Don't Write Off Low-Volatility ETFs

The low-volatility investment style has grown out of favor as more traders turned to high-octane growth stocks in the ongoing bull market rally. Nevertheless, exchange traded funds investors should not completely write off the low-volatility factor as it has proven to produce long-term outperformance.

Low beta investments, or securities that exhibit low volatility traits, have been shown to deliver higher returns with less volatility compared to the broader market over eight and ten year periods.

“The Russell 1000 Low Beta Equal Weight Index has had a higher return than the market capitalization-weighted Russell 1000 Index since the beginning of the current US bull market in early 2009 with lower relative volatility,” according to FTSE Russell. “The same comparison holds true for the ten year period ended February 28, 2017.”

Specifically, the Russell 1000 Low Beta Equal Weight Index has returned an average 19.0% in the past eight years, whereas the Russell 1000 Index showed an 18.2% return. Additionally, over the past 10 years, the low beta index returned 8.8%, compared to the benchmark Russell 1000’s 7.7% return.

The alternative, smart-beta indexing methodology helped screen for an academically proven factor that has outperformed over the long haul.

“Smart beta indexes are effective tools in that they allow us to screen a universe of stocks for certain characteristics which index users believe may benefit them over time. In the case of the Russell 1000 Low Beta Equal Weight Index, the methodology screens out unprofitable companies and includes higher quality US large cap stocks which are skewed more toward mid-cap and exhibit low volatility relative to the broad universe of US large-cap stocks,” Tom Goodwin, senior index research director, FTSE Russell, said in a note.

While something like the iShares Russell 1000 ETF (NYSEArca: IWB), which tracks the benchmark Russell 1000, has been a stable in many investment portfolios, investors may consider a low-volatility alternative to produce improved long-term risk-adjusted returns.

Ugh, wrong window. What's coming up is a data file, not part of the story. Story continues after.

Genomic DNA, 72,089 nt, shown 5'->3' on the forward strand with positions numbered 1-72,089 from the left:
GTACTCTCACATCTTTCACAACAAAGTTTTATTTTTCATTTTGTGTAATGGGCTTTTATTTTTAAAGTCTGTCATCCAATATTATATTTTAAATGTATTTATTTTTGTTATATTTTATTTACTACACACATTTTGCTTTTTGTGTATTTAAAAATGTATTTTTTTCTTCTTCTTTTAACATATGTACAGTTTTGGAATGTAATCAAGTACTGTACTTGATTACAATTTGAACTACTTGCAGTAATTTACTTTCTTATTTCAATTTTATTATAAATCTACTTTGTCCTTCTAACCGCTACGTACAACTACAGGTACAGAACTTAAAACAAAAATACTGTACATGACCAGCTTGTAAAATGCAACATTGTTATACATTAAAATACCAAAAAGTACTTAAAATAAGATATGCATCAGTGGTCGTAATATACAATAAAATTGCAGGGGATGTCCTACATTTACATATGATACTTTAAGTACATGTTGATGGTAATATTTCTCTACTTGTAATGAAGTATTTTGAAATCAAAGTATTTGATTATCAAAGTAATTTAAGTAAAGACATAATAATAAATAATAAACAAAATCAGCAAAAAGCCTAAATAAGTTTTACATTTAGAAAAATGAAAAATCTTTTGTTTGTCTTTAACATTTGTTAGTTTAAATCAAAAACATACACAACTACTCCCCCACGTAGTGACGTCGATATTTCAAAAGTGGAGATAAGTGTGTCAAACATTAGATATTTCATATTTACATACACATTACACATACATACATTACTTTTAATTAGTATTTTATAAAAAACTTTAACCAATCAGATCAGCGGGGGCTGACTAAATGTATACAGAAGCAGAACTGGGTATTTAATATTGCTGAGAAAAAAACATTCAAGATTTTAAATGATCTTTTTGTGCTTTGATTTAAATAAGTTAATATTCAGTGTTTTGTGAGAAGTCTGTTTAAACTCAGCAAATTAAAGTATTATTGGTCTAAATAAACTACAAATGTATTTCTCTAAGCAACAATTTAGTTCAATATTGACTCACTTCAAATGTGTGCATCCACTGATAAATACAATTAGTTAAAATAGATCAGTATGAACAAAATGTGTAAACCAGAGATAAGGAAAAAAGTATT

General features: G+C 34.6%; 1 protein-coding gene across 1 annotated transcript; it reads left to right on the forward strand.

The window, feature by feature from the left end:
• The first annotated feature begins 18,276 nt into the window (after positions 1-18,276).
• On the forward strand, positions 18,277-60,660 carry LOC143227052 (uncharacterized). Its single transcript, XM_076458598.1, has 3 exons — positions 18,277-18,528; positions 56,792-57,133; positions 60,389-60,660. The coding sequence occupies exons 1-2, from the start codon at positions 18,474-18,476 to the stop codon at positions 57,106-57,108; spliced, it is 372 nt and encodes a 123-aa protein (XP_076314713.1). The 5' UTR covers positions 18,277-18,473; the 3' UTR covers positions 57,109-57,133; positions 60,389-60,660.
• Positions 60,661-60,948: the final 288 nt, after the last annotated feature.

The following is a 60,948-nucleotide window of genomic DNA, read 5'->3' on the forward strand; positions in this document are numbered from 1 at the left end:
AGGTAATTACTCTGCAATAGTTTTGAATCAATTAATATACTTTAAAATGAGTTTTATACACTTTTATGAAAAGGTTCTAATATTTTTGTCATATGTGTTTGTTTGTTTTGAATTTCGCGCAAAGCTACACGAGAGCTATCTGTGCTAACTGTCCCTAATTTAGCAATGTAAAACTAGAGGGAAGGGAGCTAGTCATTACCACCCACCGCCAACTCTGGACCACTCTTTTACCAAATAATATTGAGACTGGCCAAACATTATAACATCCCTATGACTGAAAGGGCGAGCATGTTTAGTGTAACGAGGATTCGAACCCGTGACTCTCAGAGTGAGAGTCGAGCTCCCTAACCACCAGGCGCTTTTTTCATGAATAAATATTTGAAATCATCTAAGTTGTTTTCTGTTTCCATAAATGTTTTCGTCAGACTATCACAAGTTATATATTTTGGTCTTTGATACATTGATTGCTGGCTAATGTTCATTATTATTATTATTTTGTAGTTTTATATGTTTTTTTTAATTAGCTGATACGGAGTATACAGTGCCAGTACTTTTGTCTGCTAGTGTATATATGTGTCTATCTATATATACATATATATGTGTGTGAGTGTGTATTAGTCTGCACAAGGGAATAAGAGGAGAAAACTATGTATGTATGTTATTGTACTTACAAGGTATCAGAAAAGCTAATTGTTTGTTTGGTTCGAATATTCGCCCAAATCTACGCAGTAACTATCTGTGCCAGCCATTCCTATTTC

For example, the PowerShares Russell 1000 Low Beta Equal Weight Portfolio (NYSEArca: USLB) tries to reflect the performance of the Russell 1000 Low Beta Equal Weight Index, which tracks Russell 1000 components that exhibit low beta characteristics or smaller swings and equally weights its components.

“Using indexes as the basis for investable products may be useful for investors constructing the core of their portfolio to fit a unique risk profile and overall investment objective. For example, we’ve worked closely with FTSE Russell to package an equal-weighted index into ETF technology for investors to gain broad exposure to profitable companies that have also shown to be less volatile than the broader market,” John Feyerer, vice president, director of equity ETF product strategy, PowerShares, said in an FTSE Russell note.

Due to its underlying indexing methodology, USLB may focus more on smaller, mid-sized U.S. companies. The low beta ETF’s market-cap weights include 12.4% small-cap, 55.7% mid-caps, 24.1% large-caps and 7.7% mega-caps. In contrast, IWB holds 45.5% mega-caps, 33.0% large-caps and 19.6% mid-caps.

The smaller market-cap tilt may also help the low beta index and corresponding USLB outperform traditional market-cap weighted indices in the environment ahead as the Donald Trump administration focuses on the America first mantra and supports domestic growth.

“With corporate tax reform and new trade policies likely to put pressure on large US multinationals and benefit smaller, more domestically-oriented US companies, many market participants are considering diversifying their core US equity position away from cap-weighted exposure, the performance of which relies disproportionately on just a few companies,” Todd Millay, managing director, Choate Investment Advisors, said.

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